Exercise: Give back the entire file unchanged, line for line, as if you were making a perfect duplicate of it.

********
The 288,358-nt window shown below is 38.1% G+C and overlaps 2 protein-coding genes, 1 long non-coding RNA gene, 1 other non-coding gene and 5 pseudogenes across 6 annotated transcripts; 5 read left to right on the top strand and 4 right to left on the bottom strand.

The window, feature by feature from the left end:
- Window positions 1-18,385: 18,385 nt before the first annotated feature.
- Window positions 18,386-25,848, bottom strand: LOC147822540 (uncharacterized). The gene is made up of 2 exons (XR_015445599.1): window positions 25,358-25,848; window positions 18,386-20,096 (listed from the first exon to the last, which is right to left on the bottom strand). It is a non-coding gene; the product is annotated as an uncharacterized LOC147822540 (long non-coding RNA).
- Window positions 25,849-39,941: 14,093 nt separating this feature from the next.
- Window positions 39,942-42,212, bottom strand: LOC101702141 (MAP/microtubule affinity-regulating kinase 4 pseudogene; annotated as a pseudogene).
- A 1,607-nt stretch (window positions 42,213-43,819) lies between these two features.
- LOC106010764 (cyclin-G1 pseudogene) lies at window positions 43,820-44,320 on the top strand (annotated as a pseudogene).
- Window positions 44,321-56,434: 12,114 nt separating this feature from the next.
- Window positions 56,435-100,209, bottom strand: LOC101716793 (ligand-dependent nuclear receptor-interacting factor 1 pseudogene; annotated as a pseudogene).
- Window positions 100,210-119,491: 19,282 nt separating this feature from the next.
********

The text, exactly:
The 288,358-nt window shown below is 38.1% G+C and overlaps 2 protein-coding genes, 1 long non-coding RNA gene, 1 other non-coding gene and 5 pseudogenes across 6 annotated transcripts; 5 read left to right on the top strand and 4 right to left on the bottom strand.

The window, feature by feature from the left end:
- Window positions 1-18,385: 18,385 nt before the first annotated feature.
- Window positions 18,386-25,848, bottom strand: LOC147822540 (uncharacterized). The gene is made up of 2 exons (XR_015445599.1): window positions 25,358-25,848; window positions 18,386-20,096 (listed from the first exon to the last, which is right to left on the bottom strand). It is a non-coding gene; the product is annotated as an uncharacterized LOC147822540 (long non-coding RNA).
- Window positions 25,849-39,941: 14,093 nt separating this feature from the next.
- Window positions 39,942-42,212, bottom strand: LOC101702141 (MAP/microtubule affinity-regulating kinase 4 pseudogene; annotated as a pseudogene).
- A 1,607-nt stretch (window positions 42,213-43,819) lies between these two features.
- LOC106010764 (cyclin-G1 pseudogene) lies at window positions 43,820-44,320 on the top strand (annotated as a pseudogene).
- Window positions 44,321-56,434: 12,114 nt separating this feature from the next.
- Window positions 56,435-100,209, bottom strand: LOC101716793 (ligand-dependent nuclear receptor-interacting factor 1 pseudogene; annotated as a pseudogene).
- Window positions 100,210-119,491: 19,282 nt separating this feature from the next.